At the Education Nation panel I attended last fall, AFT President Randi Weingarten begged the moderator, reporter Steven Brill, to ask me and the other teachers about the biggest problem we faced in our schools. Here is the answer no one else bothered to ask me to share:
The biggest problem my school faces in our efforts to reform education is not the students nor their poverty; it is not the union contract, the union, or the administration; it is not too much testing or too little accountability. No, the biggest problem in my school is the turnover of our pedagogical staff. If I could ask the education genie for one wish, it would be a group of teachers who would stay and serve our students for a career.
When I interact with teachers at conferences and online, they’re shocked to hear my school has such high turnover. They’re shocked because we have such a good reputation, or we’ve had such strong results, or the economy is so bad. And I’m shocked they’re shocked. We all know 50 percent of teachers leave teaching within five years. Why would anyone be surprised that this hits the Bronx and other students in most need the most?
There are 40 adults who work at my school as teachers, administrators, or in guidance roles. This is only my school’s seventh year, and already, 76 different people have filled those positions. Our current staff shares an average of 3.15 years at my school. The average number of years all teachers have spent at the school is a measly 2.84. The data by department follows at the end of this post.*
Why do people leave? Of the 36 people who have left my school:
- 10 moved away from the city
- 8 remained in the city, but left teaching
- 5 have moved to higher positions in education in the region
- 5 have changed schools (4 to other public schools, 1 to a private school)
- 3 have been fired
- 3 left to go to grad school
- 2 have been excessed
- 2 are unknown to me
When people leave, they take with them the institutional knowledge we so desperately need to build a new school’s culture. They take with them the trust earned from students, who are less likely to then give new teachers a chance. After all, many students think, what’s the point of building relationships with new teachers if they’re just going to leave anyway?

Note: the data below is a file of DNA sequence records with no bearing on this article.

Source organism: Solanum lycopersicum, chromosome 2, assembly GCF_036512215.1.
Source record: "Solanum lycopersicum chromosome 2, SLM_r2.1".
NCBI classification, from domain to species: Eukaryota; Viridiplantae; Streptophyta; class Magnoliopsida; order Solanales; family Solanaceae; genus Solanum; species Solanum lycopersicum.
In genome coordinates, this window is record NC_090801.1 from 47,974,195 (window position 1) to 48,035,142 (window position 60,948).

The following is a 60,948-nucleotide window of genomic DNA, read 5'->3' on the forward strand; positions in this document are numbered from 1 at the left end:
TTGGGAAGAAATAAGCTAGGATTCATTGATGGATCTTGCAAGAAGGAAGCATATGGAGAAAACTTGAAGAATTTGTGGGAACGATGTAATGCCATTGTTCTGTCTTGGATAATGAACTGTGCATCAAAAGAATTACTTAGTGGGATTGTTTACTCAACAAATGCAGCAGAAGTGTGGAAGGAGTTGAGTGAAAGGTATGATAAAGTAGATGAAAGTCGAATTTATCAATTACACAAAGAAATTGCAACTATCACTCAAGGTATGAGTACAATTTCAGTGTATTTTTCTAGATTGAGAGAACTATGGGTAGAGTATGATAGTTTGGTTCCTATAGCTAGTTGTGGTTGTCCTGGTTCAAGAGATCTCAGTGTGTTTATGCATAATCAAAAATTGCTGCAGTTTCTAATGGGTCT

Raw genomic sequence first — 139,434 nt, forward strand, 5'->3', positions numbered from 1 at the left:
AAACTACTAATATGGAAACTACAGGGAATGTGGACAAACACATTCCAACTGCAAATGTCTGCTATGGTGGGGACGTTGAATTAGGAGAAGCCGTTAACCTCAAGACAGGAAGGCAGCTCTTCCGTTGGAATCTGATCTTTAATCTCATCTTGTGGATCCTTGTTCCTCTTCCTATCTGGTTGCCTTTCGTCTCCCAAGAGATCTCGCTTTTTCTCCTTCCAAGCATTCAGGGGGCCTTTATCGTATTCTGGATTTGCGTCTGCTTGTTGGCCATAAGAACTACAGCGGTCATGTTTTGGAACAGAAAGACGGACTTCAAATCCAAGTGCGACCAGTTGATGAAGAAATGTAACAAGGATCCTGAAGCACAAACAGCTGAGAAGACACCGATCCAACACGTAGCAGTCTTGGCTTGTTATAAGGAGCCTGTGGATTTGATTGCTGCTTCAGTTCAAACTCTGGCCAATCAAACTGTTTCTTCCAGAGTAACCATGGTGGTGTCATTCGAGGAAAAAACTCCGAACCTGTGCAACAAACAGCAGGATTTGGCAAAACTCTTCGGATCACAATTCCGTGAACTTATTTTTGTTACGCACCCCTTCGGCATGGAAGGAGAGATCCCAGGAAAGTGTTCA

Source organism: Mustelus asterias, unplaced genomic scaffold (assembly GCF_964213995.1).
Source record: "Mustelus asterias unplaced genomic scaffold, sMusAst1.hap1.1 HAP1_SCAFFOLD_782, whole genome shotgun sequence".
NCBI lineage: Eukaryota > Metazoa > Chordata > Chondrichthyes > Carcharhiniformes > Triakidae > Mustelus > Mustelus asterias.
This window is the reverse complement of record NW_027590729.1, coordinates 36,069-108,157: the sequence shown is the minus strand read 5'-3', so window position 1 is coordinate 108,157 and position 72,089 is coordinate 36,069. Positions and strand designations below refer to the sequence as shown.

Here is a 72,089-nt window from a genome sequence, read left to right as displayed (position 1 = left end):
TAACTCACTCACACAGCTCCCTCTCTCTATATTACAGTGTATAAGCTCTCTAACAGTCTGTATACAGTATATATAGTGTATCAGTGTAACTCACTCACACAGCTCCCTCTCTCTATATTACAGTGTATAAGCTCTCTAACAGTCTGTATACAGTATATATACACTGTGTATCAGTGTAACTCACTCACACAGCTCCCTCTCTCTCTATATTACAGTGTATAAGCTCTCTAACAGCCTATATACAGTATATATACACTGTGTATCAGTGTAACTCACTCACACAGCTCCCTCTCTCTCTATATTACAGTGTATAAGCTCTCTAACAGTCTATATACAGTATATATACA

I do not blame any of the individuals who left. They each did what was right for them and their families. I used to be quite mad at them, but I have since come to blame the logic of capitalism.
It is difficult to state the challenge, though, each departure brings the school and our students. First, there is the huge amount of time we are forced to spend annually recruiting, interviewing, and selecting new candidates. To fill an open history spot this summer, I went through over 100 resumes, and interviewed a dozen teachers on the phone for at least 30 minutes each. I only spent that little time because it was two weeks before the start of school; normally, we would have had 3-5 finalists come in to teach sample lessons and then interview with a full panel of teachers, administrators, and students. I have a friend who is a full time director of recruitment with a staff of three people who work full time to recruit for a network of three charter schools. At my public school, all this work is done by teachers and administrators, whose plates are already plenty full.
The selection process is only the beginning of the time investment we make in each new teacher. Even previously successful teachers need significant coaching and mentoring to adapt to our schools’ culture of project-based assessment, inquiry-based learning, and advisory. We run a new teacher group and provide each with a mentor to meet with them weekly.
Many of our new teachers, though, come with little or no experience. These teachers often need significant help with all aspects of pedagogy, most visibly in classroom management. The most challenging new teachers require hours and hours of time from administrators, coaches, deans, and their peers in order to help them be functional in the classroom. For a really struggling teacher, we often invest two years before that teacher can stand on her or his own two feet in the classroom, which usually is just enough time for them to leave us. In the meantime, okay teachers only receive minimal support, and therefore often do not reach their full potential.
I am in my first year as an official instructional coach at my school, and I love working with the three novice social studies teachers I support. All three are good now, and I believe all three will be great in the near future. But at the same time, it concerns me that at this early stage of my career, I am already being pulled out of the classroom. The time that was invested in my development, rather than going straight to more students as it should, is being redirected to other teachers. This is not a sustainable model for educational change. But as department chair and the most experienced history teacher in my school, there is little choice.
Coming up: Part 2 on causes of the problem, and Part 3 on possible solutions.
*Note: The data is my recreation and accurate to the best of my knowledge, but it has not been verified by anyone. There are many limitations to it, so I would not encourage anyone to use if for other purposes without further research.
About our First Person series:
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